Microsoft cuts Kinect from the Xbox One and tears down Xbox Live paywall for entertainment services
The last bastion of Microsoft’s original vision for the Xbox One has finally fallen to consumer demands. Microsoft has cut the Kinect from the Xbox One, lowering the price of admission for their next generation video game experience from $499 to $399. The price cut finally fills in the large price discrepancy between the Xbox One and the arguably more powerful PlayStation 4.
The PS4 has been consistently outselling the Xbox One for months now. According to the NPD market research group, the PS4 outsold the Xbox One for the third month in a row in March. This was the month of Titanfall, the game that Microsoft was banking on to sell consoles. Retailers such as BestBuy, Walmart and Amazon were even selling Xbox One Titanfall bundles, which included the Kinect, at the aggressive price point of $450.
The Kinect camera, while a feature-rich control mechanism that functions through voice commands and physical gestures, has been the bane of many potential Xbox One buyers. Many don’t see the point of spending an extra $100 on a device they deem superfluous. In an video that accompanied this announcement, Phil Spencer, newly appointed head of Xbox, said, “There’s a lot about Kinect that I really love, but we’ve also heard from people that they just like to play games with a controller in their hand…and what we wanted to do is, for those people, make sure that there’s a version of Xbox that really meets the exact needs that they have.”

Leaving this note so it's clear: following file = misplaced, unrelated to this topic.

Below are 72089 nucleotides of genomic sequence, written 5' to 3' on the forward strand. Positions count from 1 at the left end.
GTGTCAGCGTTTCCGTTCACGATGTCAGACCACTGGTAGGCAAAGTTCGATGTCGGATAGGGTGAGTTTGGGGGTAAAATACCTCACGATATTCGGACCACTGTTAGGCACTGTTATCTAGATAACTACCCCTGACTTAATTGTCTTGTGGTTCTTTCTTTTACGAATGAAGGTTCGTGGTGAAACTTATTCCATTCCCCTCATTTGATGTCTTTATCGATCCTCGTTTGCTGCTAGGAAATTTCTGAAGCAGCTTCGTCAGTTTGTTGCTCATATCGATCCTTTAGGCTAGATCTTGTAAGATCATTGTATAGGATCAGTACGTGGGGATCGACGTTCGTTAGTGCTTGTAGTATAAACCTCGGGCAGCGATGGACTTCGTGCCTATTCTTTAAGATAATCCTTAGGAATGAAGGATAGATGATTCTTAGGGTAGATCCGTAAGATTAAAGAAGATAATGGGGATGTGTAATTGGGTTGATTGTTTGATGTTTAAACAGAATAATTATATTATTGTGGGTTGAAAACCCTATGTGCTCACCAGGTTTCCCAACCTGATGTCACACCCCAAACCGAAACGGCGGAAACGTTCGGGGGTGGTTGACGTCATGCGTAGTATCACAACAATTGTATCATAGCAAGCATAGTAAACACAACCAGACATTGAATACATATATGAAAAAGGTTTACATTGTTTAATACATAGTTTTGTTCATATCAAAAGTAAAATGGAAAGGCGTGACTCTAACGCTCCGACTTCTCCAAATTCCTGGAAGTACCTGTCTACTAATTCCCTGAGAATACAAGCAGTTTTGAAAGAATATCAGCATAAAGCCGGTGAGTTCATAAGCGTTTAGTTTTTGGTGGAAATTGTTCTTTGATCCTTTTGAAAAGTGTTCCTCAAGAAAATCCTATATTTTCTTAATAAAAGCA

You can pre-order the new $399 Kinectless Xbox One now, and the system will ship on June 9. Microsoft will continue to offer the premium Kinect bundle at $499 and will sell the Kinect as a standalone device later this year. The price of the standalone Kinect has yet to be determined. Spencer told IGN, “The price probably won’t be exactly $100. There is some efficiency in putting everything together in one box. So we’ll announce more on pricing later.”
In response to why Microsoft decided to announce this now rather than at E3 next month, Spencer said, “We wanted to get this out of the way so that E3 could be about the games and the great platform lineup.”
In addition to this shocking news, Microsoft will also be removing the Xbox Live Gold requirement for entertainment services, such as Netflix, on the Xbox 360 and Xbox One in early June.
Previously, to watch Netflix on an Xbox, you had to have both a Netflix subscription and a paid subscription to Xbox Live Gold, Microsoft’s premium online gaming service. Now only a Netflix subscription will be required, finally creating some feature parity with other competing streaming devices. Xbox Live Gold will no longer be required for entertainment services such as Twitch streaming, Netflix and HBO GO. Other Xbox apps that used to be locked behind the Xbox Live Gold paywall, such as Internet Explorer and Skype, will also be available without a subscription.
By Alfredo Dizon, eParisExtra